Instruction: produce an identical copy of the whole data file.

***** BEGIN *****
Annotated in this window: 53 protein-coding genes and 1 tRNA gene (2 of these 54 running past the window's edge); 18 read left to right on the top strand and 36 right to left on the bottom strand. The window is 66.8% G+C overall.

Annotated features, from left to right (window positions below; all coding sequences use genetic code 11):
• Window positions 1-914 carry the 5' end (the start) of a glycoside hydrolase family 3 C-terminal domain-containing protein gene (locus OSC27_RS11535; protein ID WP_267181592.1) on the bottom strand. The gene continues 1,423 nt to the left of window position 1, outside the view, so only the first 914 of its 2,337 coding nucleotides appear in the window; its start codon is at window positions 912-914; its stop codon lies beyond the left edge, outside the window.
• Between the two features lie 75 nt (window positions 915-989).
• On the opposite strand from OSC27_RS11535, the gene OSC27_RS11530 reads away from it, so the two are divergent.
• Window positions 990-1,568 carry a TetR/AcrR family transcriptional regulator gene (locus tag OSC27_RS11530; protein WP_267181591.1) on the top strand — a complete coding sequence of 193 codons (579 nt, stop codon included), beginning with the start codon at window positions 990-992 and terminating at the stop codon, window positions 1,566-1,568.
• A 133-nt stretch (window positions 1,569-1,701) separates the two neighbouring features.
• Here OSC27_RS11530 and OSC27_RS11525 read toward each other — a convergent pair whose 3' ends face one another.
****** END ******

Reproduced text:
Annotated in this window: 53 protein-coding genes and 1 tRNA gene (2 of these 54 running past the window's edge); 18 read left to right on the top strand and 36 right to left on the bottom strand. The window is 66.8% G+C overall.

Annotated features, from left to right (window positions below; all coding sequences use genetic code 11):
• Window positions 1-914 carry the 5' end (the start) of a glycoside hydrolase family 3 C-terminal domain-containing protein gene (locus OSC27_RS11535; protein ID WP_267181592.1) on the bottom strand. The gene continues 1,423 nt to the left of window position 1, outside the view, so only the first 914 of its 2,337 coding nucleotides appear in the window; its start codon is at window positions 912-914; its stop codon lies beyond the left edge, outside the window.
• Between the two features lie 75 nt (window positions 915-989).
• On the opposite strand from OSC27_RS11535, the gene OSC27_RS11530 reads away from it, so the two are divergent.
• Window positions 990-1,568 carry a TetR/AcrR family transcriptional regulator gene (locus tag OSC27_RS11530; protein WP_267181591.1) on the top strand — a complete coding sequence of 193 codons (579 nt, stop codon included), beginning with the start codon at window positions 990-992 and terminating at the stop codon, window positions 1,566-1,568.
• A 133-nt stretch (window positions 1,569-1,701) separates the two neighbouring features.
• Here OSC27_RS11530 and OSC27_RS11525 read toward each other — a convergent pair whose 3' ends face one another.